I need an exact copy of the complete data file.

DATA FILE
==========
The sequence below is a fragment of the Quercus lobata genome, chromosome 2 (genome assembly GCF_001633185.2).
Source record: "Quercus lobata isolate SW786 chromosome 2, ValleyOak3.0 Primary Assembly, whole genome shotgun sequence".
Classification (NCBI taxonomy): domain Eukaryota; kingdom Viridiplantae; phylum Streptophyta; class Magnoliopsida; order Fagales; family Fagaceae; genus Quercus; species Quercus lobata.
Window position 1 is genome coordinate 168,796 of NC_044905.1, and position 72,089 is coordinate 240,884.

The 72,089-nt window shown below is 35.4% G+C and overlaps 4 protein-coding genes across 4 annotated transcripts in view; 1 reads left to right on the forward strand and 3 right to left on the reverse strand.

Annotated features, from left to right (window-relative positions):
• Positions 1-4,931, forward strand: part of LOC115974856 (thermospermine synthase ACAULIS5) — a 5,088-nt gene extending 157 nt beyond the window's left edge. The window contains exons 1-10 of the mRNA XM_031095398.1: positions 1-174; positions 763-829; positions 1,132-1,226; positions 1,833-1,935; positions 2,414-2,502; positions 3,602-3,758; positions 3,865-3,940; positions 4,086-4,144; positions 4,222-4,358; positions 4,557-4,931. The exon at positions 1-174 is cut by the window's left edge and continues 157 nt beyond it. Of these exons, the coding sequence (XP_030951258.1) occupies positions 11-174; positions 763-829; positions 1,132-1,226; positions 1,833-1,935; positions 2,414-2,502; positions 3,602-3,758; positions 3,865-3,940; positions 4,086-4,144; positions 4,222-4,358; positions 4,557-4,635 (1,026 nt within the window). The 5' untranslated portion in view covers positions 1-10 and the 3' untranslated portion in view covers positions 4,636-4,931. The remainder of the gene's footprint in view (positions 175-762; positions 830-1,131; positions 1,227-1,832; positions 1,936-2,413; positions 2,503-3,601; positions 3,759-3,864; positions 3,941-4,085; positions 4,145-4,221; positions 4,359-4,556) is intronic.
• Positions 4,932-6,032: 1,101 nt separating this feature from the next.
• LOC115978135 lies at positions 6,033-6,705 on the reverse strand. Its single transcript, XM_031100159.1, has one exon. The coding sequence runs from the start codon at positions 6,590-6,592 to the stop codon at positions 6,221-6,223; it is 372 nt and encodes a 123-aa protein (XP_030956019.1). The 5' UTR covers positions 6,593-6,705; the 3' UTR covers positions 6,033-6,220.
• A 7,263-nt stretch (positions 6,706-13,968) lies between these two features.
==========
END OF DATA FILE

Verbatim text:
The sequence below is a fragment of the Quercus lobata genome, chromosome 2 (genome assembly GCF_001633185.2).
Source record: "Quercus lobata isolate SW786 chromosome 2, ValleyOak3.0 Primary Assembly, whole genome shotgun sequence".
Classification (NCBI taxonomy): domain Eukaryota; kingdom Viridiplantae; phylum Streptophyta; class Magnoliopsida; order Fagales; family Fagaceae; genus Quercus; species Quercus lobata.
Window position 1 is genome coordinate 168,796 of NC_044905.1, and position 72,089 is coordinate 240,884.

The 72,089-nt window shown below is 35.4% G+C and overlaps 4 protein-coding genes across 4 annotated transcripts in view; 1 reads left to right on the forward strand and 3 right to left on the reverse strand.

Annotated features, from left to right (window-relative positions):
• Positions 1-4,931, forward strand: part of LOC115974856 (thermospermine synthase ACAULIS5) — a 5,088-nt gene extending 157 nt beyond the window's left edge. The window contains exons 1-10 of the mRNA XM_031095398.1: positions 1-174; positions 763-829; positions 1,132-1,226; positions 1,833-1,935; positions 2,414-2,502; positions 3,602-3,758; positions 3,865-3,940; positions 4,086-4,144; positions 4,222-4,358; positions 4,557-4,931. The exon at positions 1-174 is cut by the window's left edge and continues 157 nt beyond it. Of these exons, the coding sequence (XP_030951258.1) occupies positions 11-174; positions 763-829; positions 1,132-1,226; positions 1,833-1,935; positions 2,414-2,502; positions 3,602-3,758; positions 3,865-3,940; positions 4,086-4,144; positions 4,222-4,358; positions 4,557-4,635 (1,026 nt within the window). The 5' untranslated portion in view covers positions 1-10 and the 3' untranslated portion in view covers positions 4,636-4,931. The remainder of the gene's footprint in view (positions 175-762; positions 830-1,131; positions 1,227-1,832; positions 1,936-2,413; positions 2,503-3,601; positions 3,759-3,864; positions 3,941-4,085; positions 4,145-4,221; positions 4,359-4,556) is intronic.
• Positions 4,932-6,032: 1,101 nt separating this feature from the next.
• LOC115978135 lies at positions 6,033-6,705 on the reverse strand. Its single transcript, XM_031100159.1, has one exon. The coding sequence runs from the start codon at positions 6,590-6,592 to the stop codon at positions 6,221-6,223; it is 372 nt and encodes a 123-aa protein (XP_030956019.1). The 5' UTR covers positions 6,593-6,705; the 3' UTR covers positions 6,033-6,220.
• A 7,263-nt stretch (positions 6,706-13,968) lies between these two features.